NASA satellite images reveal global picture of shrinking glaciers

April 28, 2021
Satellite images have shown the global threat to glaciers from the warming climate. (Brian Menounos)

Satellite images have shown the global threat to glaciers from the warming climate. (Brian Menounos)

The pace of glacier melting has sped up over the last two decades, according to an analysis of hundreds of thousands of glaciers that researchers called the most accurate of its kind.

In the study, published Wednesday in Nature, the researchers used NASA satellite images to estimate ice loss of 217,175 glaciers between 2000 and 2019, findings that they say are important for local-scale water management and understanding sea level rise.

Glaciers are rivers or domes of ice that change over time, growing as snow hardens and shrinking as ice melts. These icy masses, which are not part of the vast Greenland and Antarctic ice sheets, are key parts of the planet's water cycle as their meltwater contributes to river flow, but climate change is accelerating the rate of glacier melt, altering water supplies and raising sea levels.

"Glaciers are an icon of climate change because they are quite beautiful and they are a big source of tourism in many regions of the world. And they are going to disappear in those regions, which is sad," said study lead author Romain Hugonnet, a Ph.D. student in geophysics and oceanography from space at the University of Toulouse and in hydraulics, hydrology and glaciology at ETH Zürich.

Previous estimates of global glacier loss had mostly used gravitational measures from satellites to calculate ice loss, but this technique is limited to rough estimates that have a lot of uncertainty, according to Hugonnet. Although some individual glaciers are precisely monitored by scientists, this is only done for about 10% of glaciers on Earth.

"We didn't have complete mapping of glacier thinning," Hugonnet said. "It was incomplete and the picture was really fragmented."

To build a more complete picture of glacier loss, Hugonnet and his colleagues used images from NASA's Terra satellite, which were made freely available in 2016. The satellite's instrument snaps pictures of the planet at two different angles, allowing the team to reconstruct 3D maps of the Earth's surface.

"If I take a picture of your face on the left side and the right side, I can reconstruct the 3D profile. So we do this for the surface of the Earth," Hugonnet explained. "Now we have this entire archive that we can use to look back at the changes of the surface of the Earth for the past 20 years."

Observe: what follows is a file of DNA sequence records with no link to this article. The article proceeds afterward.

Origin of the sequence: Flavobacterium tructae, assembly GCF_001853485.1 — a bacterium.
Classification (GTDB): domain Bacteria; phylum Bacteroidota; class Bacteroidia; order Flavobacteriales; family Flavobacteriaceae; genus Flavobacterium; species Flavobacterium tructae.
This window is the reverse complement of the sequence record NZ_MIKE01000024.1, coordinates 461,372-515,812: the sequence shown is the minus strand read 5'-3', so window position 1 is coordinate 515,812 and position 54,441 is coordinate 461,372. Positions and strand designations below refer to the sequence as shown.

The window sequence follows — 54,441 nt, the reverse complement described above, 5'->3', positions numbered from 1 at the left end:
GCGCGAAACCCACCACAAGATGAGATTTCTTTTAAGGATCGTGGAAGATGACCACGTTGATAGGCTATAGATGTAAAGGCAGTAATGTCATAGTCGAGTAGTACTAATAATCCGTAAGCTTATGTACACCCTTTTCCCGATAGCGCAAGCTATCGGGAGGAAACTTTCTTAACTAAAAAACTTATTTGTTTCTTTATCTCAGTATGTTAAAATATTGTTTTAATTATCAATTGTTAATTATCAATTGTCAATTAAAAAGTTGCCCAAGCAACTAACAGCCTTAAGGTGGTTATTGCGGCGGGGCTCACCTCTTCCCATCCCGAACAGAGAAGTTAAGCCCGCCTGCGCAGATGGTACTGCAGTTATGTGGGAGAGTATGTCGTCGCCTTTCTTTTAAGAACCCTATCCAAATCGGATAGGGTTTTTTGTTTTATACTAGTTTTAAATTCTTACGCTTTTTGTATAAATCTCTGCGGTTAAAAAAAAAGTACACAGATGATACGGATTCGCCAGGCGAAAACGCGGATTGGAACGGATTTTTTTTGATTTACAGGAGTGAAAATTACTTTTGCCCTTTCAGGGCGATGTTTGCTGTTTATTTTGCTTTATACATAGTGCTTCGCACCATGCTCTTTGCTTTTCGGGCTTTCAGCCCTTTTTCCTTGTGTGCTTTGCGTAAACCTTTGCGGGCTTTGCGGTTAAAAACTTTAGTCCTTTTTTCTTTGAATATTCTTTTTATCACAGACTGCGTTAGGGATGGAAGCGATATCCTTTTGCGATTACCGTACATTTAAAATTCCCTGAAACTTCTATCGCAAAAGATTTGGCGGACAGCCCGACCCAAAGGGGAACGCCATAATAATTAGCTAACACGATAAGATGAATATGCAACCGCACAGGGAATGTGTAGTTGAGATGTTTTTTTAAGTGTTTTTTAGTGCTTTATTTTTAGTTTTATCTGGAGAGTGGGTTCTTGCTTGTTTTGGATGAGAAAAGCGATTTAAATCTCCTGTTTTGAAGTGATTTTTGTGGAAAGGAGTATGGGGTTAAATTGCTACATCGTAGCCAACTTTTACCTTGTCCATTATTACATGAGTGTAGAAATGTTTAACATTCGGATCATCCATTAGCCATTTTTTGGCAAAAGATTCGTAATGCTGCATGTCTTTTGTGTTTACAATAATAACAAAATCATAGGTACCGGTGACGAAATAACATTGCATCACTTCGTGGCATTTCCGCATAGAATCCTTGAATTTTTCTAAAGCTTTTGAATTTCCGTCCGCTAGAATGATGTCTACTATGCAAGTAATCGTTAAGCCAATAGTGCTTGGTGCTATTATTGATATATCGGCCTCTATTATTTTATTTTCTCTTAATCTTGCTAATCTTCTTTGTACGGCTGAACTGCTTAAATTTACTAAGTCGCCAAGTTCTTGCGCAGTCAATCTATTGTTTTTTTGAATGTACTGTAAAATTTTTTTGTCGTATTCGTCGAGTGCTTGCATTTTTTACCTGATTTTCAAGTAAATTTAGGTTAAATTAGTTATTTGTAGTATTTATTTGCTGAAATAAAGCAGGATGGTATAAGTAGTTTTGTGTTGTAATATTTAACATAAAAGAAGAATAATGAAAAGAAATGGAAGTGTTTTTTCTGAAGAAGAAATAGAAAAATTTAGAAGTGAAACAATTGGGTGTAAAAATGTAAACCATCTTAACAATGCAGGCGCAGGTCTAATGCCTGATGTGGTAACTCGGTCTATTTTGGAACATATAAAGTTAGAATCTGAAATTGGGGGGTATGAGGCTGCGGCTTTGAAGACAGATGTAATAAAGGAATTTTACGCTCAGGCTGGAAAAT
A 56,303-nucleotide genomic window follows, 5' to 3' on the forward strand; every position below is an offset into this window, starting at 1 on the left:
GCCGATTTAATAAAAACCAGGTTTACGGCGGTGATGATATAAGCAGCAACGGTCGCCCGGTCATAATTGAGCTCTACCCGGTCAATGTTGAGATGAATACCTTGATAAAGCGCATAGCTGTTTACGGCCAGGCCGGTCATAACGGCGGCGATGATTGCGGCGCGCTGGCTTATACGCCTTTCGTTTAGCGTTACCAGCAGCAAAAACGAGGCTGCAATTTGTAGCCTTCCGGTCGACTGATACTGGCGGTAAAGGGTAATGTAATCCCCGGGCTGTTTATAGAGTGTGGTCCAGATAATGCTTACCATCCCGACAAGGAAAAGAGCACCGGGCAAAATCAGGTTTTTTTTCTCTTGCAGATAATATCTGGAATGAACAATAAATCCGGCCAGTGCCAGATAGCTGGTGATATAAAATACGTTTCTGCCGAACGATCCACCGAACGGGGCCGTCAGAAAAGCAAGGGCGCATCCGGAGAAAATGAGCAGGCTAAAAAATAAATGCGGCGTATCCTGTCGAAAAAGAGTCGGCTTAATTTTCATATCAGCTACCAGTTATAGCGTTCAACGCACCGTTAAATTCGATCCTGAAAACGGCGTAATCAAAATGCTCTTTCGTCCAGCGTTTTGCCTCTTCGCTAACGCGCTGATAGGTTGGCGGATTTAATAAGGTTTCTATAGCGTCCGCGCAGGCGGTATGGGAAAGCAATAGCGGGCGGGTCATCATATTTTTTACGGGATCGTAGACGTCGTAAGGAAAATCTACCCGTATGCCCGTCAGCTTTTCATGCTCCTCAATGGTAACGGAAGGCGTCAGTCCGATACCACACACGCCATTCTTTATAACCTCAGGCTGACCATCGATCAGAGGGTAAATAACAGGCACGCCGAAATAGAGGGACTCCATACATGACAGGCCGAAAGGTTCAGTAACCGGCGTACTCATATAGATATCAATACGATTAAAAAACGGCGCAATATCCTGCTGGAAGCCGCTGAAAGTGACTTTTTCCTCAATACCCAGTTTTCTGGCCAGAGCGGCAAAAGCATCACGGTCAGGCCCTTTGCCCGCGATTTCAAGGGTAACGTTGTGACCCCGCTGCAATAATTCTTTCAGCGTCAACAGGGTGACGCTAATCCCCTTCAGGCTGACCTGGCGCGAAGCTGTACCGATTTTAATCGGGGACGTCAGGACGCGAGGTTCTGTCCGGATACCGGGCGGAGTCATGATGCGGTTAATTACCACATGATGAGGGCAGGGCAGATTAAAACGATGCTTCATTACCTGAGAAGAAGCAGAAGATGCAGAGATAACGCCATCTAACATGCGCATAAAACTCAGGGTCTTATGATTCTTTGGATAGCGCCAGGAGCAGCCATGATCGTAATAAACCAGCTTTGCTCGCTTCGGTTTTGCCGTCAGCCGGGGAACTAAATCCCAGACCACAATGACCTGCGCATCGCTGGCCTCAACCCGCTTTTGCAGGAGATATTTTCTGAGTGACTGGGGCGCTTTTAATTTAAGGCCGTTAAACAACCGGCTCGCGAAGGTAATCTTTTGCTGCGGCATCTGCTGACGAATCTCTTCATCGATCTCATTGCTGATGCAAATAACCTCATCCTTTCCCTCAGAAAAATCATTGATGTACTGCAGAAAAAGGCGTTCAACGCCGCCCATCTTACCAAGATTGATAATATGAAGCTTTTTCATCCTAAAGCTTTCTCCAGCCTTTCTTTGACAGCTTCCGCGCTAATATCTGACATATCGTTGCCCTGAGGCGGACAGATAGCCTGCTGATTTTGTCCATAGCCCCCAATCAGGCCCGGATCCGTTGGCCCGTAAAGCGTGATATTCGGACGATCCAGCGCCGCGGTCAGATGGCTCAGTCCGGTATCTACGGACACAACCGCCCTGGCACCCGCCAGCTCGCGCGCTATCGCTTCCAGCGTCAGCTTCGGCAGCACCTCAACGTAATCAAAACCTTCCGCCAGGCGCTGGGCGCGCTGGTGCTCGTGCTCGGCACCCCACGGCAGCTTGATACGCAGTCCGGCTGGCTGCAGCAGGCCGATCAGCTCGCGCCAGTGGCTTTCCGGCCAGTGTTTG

The analyses showed that glacier mass loss has been accelerating at a rate of 48 gigatons per year each decade since 2000. On average, the Earth's glaciers lost 267 gigatons of water, an amount that would cover the state of Pennsylvania at a height of more than seven feet, each year between 2000 and 2019. 

The researchers also estimated that, during those two decades, water from melting glaciers contributed to around 21% of sea level rise, a global problem that could threaten the homes of at least 200 million people by 2100.

The study's estimates of glacier loss and sea level rise are in the same range as those of previous reports, according to Hugonnet. But, he added, "Because we have this global picture at high resolution, our advantage is that we really reduce the uncertainties."

The researchers also found that glacier loss was not consistent across the planet.

"What was quite surprising was that there was an acceleration in a lot of regions but some also decelerated — and by quite a bit. For instance, the rate of thinning in Iceland almost halved between the first and the second decade of our study," he explained. "So the message is that we need global-scale observations because we can't rely on observations in one region to infer at the scale of the planet."

Hugonnet hopes that the fine-scale analysis of individual glaciers will help inform future management of water resources. 

"This could maybe help us improve the prediction of floods or the opposite, water scarcity, and plan in advance for the risks that some of the population will be confronted with," he said.

The researchers found that patterns of glacier loss were linked with both elevated temperature and low precipitation, supporting other evidence that climate change is speeding up ice melting.

"If there was a message about these findings, it would be that we really need to act now about climate change," Hugonnet said. "At the scale of each person's everyday habits and consumption, but also society in general. We need to limit our [greenhouse gas] emissions in the long term." 

The study, "Accelerated global glacier mass loss in the early twenty-first century," published April 28 in Nature, was authored by Romain Hugonnet, Université de Toulouse, ETH Zürich and Swiss Federal Institute for Forest, Snow and Landscape Research; Robert McNabb, Ulster University and University of Oslo; Etienne Berthier, Université de Toulouse; Brian Menounos, University of Northern British Columbia and Hakai Institute; Christopher Nuth, University of Oslo and The Norwegian Defense Research Establishment; Luc Girod and Andreas Kääb, University of Oslo; Daniel Farinotti, ETH Zürich and Swiss Federal Institute for Forest, Snow and Landscape Research; Matthias Huss, ETH Zürich, Swiss Federal Institute for Forest, Snow and Landscape Research and University of Fribourg; Ines Dussaillant, Université de Toulouse and University of Zurich; and Fanny Brun, Université Grenoble Alpes.

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